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Church puts up Mass Shootings Cross to raise awareness about gun violence

from Old Cambridge Baptist Church, Cambridge, MA

Church puts up Mass Shootings Cross to raise awareness about gun violence

This cross (1) is an evolving witness to the lives lost in 2018 due to MASS SHOOTINGS (2)  in the U.S.

It is our sign of PROTEST against the love of MONEY and GUNS being valued over human LIVES. (3)

This death-dealing evil must end.

Resurrection of PEACE and JUSTICE must persist. (4)

What this means...

(1) The cross in the First Century was a tool of execution and symbol of the death-dealing politics of the Roman Empire. Early Christians reclaimed this symbol of violence as a sign of resurrection – life’s defiant resilience defeating the powers of death. The movement that took shape beneath this symbol outlived the Empire.

(2) Defined as four or more shot and/or killed in a single event, at the same general time and location, not including the shooter (see Each metal placard is hand stamped with the location and number dead for each mass shooting in 2018. New placards added monthly.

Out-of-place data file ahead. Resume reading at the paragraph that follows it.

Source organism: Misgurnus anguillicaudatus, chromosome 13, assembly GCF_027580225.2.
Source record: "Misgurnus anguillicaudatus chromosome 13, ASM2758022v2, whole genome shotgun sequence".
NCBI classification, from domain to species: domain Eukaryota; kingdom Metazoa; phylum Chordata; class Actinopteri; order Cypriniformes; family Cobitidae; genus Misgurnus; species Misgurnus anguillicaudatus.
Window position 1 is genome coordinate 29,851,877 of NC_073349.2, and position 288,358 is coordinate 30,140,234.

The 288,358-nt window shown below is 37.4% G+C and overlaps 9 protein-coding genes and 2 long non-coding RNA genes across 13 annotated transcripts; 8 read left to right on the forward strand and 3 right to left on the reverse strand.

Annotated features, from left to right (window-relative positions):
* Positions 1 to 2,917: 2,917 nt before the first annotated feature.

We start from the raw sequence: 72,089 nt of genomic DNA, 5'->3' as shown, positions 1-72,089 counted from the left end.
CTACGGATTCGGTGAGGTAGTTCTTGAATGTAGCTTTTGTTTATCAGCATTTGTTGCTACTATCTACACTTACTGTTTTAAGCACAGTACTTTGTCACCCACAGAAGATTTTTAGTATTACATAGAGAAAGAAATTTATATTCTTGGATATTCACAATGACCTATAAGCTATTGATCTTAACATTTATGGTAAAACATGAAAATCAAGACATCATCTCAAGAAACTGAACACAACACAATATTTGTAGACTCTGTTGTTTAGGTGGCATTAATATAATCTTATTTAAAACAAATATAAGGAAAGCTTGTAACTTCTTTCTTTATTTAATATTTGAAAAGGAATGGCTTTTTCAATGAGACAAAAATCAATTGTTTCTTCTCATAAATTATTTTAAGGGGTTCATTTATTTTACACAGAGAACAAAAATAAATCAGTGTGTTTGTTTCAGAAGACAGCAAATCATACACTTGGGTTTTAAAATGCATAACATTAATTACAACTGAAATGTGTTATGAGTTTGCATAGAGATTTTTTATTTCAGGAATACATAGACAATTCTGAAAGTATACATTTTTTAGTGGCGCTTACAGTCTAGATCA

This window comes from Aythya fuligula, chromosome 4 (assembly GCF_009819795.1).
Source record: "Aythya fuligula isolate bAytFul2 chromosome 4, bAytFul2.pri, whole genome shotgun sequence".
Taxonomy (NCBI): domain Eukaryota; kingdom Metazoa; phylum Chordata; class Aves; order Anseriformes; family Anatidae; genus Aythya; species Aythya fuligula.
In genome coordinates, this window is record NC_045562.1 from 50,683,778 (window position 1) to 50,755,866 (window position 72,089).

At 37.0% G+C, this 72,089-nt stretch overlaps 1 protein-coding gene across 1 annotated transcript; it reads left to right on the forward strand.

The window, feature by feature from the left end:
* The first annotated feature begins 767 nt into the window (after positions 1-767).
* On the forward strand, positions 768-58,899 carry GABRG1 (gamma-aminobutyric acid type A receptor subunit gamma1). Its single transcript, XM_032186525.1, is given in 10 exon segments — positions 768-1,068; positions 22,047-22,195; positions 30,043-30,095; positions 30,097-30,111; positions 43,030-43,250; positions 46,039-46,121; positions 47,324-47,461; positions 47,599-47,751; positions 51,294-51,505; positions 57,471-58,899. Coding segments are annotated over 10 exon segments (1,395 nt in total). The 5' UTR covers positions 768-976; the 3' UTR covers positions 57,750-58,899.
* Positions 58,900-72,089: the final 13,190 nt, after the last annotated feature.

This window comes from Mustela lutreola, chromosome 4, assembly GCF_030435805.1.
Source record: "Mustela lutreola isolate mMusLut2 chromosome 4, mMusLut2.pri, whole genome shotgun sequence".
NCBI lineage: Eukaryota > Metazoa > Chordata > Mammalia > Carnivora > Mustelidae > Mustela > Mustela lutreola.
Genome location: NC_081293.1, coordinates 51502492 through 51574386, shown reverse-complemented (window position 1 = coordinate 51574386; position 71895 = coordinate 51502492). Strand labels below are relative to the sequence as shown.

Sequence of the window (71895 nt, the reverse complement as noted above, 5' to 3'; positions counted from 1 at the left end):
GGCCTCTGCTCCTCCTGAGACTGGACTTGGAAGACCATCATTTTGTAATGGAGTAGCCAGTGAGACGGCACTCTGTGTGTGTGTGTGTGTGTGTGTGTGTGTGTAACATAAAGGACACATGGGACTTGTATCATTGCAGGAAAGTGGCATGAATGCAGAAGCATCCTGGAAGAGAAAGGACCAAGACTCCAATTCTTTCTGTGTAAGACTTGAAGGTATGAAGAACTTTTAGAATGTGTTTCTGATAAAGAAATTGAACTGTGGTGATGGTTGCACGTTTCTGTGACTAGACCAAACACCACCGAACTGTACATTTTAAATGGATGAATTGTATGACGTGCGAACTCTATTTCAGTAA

(3) Liberation theologian John Sobrino says, “People do not want to acknowledge or face up to the reality of a crucified world, and even less do we want to ask ourselves what is our share of responsibility for such a world” (The Principle of Mercy: Taking the Crucified People from the Cross, Maryknoll, NY: Orbis, 1995, p. 5). In the same way we witness and work as a congregation in the face of other crucifixions – whether systemic racial injustice or the degradation of the environment – the Mass Shootings Cross will live for a time as an evolving witness to those in our country being crucified by our empire’s love of money, guns, and power over the lives of human beings – even our nation’s children.

(4) The cross asks all passersby to consider our own responsibly for such a world. This cross will be a constant reminder to people from all over the country who visit Harvard Square that the horrors and loss of life from mass shootings outlive our short attention spans, subverting the tendency for the horror of a shooting to live in our consciousness only as long as it remains in the news cycle, prompting us to continually consider how we will work to end this violent evil.

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